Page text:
WASHINGTON -- Even as protesters fed up with corporate power are occupying Wall Street, Congress is rushing to oblige it.
In an iconic example of how Congress puts big-money interests above others, bipartisan momentum is growing on Capitol Hill for a repatriation tax holiday -- a huge, temporary reduction in the tax rate on money brought back to the U.S. from offshore tax havens. Critics say the repatriation tax holiday is a multi-billion-dollar tax giveaway to the world's biggest multinational companies, with nothing in it for domestic businesses or ordinary Americans.
"I'm not sure it gets any starker than that," said Chuck Marr, director of federal tax policy at the Center on Budget and Policy Priorities.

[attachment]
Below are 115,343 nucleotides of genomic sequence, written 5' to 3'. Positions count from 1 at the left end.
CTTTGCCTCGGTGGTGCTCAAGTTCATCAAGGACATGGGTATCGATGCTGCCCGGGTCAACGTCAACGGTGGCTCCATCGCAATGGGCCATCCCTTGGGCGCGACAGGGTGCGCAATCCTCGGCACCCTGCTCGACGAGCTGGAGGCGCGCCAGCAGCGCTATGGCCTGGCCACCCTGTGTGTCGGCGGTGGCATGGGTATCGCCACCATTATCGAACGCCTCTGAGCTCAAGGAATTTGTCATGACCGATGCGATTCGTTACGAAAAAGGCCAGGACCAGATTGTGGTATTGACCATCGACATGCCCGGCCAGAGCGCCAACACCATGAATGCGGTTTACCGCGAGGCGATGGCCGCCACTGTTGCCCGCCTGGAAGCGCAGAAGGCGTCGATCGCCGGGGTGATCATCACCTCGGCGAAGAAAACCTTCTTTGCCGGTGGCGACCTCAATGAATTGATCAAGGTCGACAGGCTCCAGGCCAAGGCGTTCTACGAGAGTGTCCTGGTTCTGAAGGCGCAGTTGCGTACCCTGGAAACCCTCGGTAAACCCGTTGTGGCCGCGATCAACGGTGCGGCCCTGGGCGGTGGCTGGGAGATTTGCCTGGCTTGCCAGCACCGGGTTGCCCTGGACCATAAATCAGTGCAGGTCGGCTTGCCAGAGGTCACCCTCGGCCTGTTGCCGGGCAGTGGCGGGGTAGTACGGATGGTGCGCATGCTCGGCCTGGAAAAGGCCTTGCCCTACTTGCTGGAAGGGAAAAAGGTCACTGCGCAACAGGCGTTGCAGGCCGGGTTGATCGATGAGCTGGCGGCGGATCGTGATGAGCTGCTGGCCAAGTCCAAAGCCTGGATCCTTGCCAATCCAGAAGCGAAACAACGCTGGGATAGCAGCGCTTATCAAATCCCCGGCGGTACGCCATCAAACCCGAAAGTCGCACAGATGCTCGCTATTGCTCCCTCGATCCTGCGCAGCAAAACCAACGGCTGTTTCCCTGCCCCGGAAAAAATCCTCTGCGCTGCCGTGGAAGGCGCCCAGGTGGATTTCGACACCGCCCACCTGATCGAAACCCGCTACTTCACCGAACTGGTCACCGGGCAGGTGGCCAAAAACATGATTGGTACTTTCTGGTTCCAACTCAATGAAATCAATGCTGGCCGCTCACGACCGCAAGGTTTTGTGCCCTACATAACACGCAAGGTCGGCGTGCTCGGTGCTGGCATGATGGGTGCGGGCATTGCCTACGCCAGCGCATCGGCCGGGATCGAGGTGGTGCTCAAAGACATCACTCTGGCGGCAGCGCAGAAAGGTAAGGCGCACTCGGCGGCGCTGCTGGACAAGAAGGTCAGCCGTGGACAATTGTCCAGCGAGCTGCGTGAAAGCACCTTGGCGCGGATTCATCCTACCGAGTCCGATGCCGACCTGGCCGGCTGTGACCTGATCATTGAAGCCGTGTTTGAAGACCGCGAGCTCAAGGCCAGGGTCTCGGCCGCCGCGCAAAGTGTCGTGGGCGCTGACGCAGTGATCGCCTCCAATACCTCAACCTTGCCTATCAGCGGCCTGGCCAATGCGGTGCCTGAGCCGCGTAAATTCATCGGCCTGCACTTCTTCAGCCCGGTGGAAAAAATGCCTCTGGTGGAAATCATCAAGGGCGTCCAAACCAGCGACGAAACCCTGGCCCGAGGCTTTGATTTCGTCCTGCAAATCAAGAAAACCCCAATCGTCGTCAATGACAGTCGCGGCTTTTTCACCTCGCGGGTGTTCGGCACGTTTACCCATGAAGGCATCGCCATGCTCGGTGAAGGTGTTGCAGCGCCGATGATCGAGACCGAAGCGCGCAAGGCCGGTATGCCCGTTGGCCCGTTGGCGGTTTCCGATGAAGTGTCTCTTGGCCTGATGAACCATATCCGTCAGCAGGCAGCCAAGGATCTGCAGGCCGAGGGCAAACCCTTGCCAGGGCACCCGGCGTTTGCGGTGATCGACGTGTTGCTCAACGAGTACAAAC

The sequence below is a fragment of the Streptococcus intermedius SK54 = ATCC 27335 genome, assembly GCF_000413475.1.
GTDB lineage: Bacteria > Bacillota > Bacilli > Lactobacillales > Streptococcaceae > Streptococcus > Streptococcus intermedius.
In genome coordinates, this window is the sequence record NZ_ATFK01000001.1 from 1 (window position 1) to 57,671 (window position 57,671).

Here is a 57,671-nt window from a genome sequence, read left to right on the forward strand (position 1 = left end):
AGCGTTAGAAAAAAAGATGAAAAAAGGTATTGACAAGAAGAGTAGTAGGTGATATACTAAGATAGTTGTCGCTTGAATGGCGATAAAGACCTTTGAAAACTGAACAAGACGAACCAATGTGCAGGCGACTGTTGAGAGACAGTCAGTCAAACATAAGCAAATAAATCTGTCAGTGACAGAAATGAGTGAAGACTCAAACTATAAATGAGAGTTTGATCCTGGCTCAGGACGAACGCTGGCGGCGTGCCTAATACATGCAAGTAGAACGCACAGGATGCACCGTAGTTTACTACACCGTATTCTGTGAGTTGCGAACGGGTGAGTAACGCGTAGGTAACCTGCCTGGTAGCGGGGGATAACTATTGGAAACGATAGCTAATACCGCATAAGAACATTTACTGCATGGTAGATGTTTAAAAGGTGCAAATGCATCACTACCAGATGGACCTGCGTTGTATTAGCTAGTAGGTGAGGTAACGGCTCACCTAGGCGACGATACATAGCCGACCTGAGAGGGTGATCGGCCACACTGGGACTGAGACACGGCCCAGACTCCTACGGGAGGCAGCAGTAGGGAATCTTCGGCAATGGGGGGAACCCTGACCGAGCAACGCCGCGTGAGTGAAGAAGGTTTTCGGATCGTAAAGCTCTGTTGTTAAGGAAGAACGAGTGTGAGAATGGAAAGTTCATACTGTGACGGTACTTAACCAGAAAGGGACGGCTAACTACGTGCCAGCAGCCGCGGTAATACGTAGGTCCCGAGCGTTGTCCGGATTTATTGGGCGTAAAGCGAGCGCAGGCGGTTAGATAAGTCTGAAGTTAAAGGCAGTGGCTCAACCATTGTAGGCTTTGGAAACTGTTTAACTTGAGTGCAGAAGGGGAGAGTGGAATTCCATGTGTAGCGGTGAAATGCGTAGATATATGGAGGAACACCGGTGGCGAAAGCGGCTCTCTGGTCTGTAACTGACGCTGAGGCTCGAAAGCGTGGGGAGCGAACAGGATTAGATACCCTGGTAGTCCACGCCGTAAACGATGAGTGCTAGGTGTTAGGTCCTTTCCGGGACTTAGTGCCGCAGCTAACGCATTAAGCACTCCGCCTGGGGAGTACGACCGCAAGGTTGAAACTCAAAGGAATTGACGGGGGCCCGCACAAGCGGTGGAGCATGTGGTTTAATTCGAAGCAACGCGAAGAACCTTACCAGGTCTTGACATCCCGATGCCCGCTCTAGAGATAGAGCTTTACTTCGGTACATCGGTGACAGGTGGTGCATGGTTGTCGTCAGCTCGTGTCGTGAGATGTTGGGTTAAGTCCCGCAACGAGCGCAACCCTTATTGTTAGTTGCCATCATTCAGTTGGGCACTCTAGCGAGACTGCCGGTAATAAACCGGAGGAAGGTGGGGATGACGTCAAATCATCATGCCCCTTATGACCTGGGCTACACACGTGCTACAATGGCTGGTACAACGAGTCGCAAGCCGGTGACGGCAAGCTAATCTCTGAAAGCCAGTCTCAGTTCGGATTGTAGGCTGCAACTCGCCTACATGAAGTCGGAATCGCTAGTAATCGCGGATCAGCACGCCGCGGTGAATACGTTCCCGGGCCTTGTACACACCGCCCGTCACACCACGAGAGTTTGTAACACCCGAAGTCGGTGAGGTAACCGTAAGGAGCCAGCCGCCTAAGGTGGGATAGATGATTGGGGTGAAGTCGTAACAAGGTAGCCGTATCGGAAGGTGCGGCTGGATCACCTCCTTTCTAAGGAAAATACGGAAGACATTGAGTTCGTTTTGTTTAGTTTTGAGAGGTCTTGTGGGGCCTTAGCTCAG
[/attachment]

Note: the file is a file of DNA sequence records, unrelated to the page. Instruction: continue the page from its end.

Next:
Sens. John McCain (R-Ariz.) and Kay Hagan (D-N.C.) last week introduced a bill to lower the repatriation tax rate from 35 percent to under 9 percent for one year.
A similar bill has already been introduced in the House. Republican leaders have expressed enthusiasm for the idea, and Senate Majority Leader Harry Reid (D-Nev.) has indicated that he could support it as part of broader jobs legislation. Sen. Chuck Schumer (D-N.Y.) has been actively lobbying fellow Democrats to support the holiday as part of a deal that would use the short-term boost in tax receipts to fund a job-creating infrastructure bank.